The UnAustralian

Friday, April 18, 2003
 
Global Warming

Since I've written a fair bit about global warming, I've decided to created a post summarising what I've written.

Global warming, is an interest of mine, and consequently, I've posted a fair bit on it.

A selection of interesting links on global warming can be found here, and here.

There is some stuff on the costs of the Kyoto protocol for Italy here. And here's a post on the costs of not doing anything about global warming, sea levels in this case.

I've been meaning to monitor global temperatures (translation: link to other websites) for a while. Here's the first post on this.

Here's some posts (links) on the relationship between the sun and global warming.

What a comparison between global warming skeptics and creationists? Here you go.

A couple of economists have critiqued the economic modeling behind the IPCC global warming scenarios. I started to lay out a case against them, but never got round to doing most of it. But anyway, this post introduces the models used by the IPCC, and this post compares predicted growth rates vs. historically observed growth rates. I've got a lot more to write about this, and will one day get around to it.

John Daly is a Australian global warming skeptic. At the request of Ken Parish (which was in turn induced by this post on the medieval warm period), I've looked at detail into one of his articles. Here, here, here, and here are a series of posts covering my comments on this article. These posts are summarised here. In order to get Daly's opinion on some of the sources of information he used, I emailed him twice. He replied to my second email, and I'm still waiting on his permission to publish it.

It's been suggested that the sun plays a greater role in global warming, than previously thought. Anybody interested in this, should find this post interesting. Likewise for this one.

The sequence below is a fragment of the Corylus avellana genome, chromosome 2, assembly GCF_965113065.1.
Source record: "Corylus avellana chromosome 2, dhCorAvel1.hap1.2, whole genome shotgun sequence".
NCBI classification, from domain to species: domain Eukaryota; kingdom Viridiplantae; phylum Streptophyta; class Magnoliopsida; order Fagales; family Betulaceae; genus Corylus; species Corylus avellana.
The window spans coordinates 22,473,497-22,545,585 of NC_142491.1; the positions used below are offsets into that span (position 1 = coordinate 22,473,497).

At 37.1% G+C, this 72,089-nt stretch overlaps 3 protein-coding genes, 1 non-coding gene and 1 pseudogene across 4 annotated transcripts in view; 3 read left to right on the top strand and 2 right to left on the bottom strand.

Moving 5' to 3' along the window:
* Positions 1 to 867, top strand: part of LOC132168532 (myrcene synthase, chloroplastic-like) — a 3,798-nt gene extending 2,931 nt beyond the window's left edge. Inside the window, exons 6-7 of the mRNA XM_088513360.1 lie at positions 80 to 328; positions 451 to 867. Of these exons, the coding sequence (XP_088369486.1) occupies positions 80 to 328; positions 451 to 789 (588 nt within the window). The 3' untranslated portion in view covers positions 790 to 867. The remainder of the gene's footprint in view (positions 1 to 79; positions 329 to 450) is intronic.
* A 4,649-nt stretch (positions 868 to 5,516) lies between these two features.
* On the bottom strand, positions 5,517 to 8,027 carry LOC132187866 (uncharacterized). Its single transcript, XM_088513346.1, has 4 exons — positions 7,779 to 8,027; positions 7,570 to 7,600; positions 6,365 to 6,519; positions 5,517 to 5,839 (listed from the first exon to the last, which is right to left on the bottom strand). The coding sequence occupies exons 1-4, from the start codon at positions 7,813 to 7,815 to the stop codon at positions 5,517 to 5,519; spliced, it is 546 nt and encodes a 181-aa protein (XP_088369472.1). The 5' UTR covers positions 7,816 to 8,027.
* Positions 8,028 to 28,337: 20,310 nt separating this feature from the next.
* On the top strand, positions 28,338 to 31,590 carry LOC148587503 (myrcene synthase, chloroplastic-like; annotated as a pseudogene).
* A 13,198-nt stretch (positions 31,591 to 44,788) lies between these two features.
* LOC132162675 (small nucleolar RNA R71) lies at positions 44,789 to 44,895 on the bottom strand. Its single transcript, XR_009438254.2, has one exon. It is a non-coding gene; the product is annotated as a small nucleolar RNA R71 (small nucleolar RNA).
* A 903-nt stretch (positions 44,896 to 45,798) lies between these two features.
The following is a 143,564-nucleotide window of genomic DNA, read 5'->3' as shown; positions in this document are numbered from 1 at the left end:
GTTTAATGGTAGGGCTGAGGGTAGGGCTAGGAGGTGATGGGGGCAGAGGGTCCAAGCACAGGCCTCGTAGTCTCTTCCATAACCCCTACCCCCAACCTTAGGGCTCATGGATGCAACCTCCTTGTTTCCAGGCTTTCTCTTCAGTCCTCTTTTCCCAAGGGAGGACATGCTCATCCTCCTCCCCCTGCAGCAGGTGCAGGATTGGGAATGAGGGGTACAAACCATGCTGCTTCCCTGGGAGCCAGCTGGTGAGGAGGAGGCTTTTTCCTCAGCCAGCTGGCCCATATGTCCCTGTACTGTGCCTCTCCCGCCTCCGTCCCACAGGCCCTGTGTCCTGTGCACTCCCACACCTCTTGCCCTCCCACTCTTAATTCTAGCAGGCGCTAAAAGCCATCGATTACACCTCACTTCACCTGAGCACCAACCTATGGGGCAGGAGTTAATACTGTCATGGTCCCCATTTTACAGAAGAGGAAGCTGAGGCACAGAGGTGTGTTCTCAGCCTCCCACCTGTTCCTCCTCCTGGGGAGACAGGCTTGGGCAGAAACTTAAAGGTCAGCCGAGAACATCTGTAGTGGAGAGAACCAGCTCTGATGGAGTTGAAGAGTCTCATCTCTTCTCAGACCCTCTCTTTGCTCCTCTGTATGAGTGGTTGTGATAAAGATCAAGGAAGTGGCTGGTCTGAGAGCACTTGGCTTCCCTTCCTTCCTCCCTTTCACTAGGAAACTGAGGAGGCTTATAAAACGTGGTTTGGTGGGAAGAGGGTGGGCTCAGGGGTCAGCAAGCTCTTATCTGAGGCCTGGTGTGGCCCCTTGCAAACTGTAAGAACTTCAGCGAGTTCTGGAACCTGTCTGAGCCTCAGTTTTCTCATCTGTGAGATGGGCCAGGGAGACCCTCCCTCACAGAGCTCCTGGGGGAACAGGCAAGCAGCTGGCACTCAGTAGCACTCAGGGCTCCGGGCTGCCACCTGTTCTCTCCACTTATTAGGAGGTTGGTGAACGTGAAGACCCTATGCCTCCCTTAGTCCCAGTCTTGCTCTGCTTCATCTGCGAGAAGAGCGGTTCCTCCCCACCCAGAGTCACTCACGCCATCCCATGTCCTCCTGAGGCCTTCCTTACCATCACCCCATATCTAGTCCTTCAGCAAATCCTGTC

Global warming effects the world in a number of ways. Here's a post on the recent drought and global warming.

Note: When I was writing this post, blogger decided to stop me reading my archives, so I published it incomplete, and what your reading is an updated version. I'll probably update this post multiple times in the future.
| 4:21 PM
Thursday, April 17, 2003
 
The Sun is Getting Hotter... Maybe

An interesting study has recently come out (sorry no link, but I'll hunt one down later) which suggests that the sun has be gradually warming over the last two decades, and this could account for about 1/2 of the warming attributed to global warming.

However, now solar scientist Judith Lean, has pointed out the presence of significant instrumental errors in the satellite data used in this report. I think that I'll keep watching this debate play out.
| 8:00 PM
Wednesday, April 16, 2003
 
How Many Chemical and Biological Weapons Should Iraq Have?

One of the most widely used rationales for attacking Iraq was the existence of large amounts of weapons of mass destruction (ie. chemical, biological and nuclear weapons + delivery mechanisms). Now that the Ba'athist regime has been defeated, and inspections are being carried out, things should get interesting. I can see three possible scenarios occuring:

1) No WMD found, and no evidence of a program to develop them (unlikely, but possible).
2) Limited numbers of WMD, as ex-Australian intelligence officer Andrew Wilkie suggested (most likely in my humble opinion).